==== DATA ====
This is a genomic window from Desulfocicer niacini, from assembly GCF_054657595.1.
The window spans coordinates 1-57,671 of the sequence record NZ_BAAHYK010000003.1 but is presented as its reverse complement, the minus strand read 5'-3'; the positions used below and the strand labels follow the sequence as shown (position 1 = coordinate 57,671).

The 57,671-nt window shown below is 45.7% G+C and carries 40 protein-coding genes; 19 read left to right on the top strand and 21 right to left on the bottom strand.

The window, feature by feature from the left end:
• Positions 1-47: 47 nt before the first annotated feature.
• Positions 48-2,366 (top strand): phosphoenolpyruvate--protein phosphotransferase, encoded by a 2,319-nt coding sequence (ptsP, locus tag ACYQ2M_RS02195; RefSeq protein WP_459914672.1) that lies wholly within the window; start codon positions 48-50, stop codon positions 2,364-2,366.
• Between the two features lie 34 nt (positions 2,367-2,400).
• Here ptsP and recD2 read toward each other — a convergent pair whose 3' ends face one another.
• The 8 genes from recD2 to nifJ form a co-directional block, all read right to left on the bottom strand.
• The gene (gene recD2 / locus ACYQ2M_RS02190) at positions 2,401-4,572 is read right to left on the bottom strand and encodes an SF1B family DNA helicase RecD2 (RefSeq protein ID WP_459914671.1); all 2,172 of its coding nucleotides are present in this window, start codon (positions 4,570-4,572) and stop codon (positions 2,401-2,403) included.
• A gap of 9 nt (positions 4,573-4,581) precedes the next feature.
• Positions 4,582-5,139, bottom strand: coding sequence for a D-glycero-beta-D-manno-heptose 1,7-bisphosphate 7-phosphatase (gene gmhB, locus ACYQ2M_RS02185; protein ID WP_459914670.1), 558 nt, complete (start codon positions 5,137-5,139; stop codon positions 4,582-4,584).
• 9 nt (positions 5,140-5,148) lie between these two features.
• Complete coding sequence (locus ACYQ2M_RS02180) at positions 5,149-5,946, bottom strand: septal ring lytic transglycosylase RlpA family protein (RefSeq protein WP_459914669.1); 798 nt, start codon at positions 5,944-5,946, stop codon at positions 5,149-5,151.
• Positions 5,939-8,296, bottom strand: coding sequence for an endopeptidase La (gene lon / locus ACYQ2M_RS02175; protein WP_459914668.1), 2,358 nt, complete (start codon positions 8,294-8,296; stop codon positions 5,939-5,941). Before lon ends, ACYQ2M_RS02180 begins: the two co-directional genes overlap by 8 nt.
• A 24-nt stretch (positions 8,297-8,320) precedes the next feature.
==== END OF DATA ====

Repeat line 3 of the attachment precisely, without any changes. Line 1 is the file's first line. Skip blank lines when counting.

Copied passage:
The 57,671-nt window shown below is 45.7% G+C and carries 40 protein-coding genes; 19 read left to right on the top strand and 21 right to left on the bottom strand.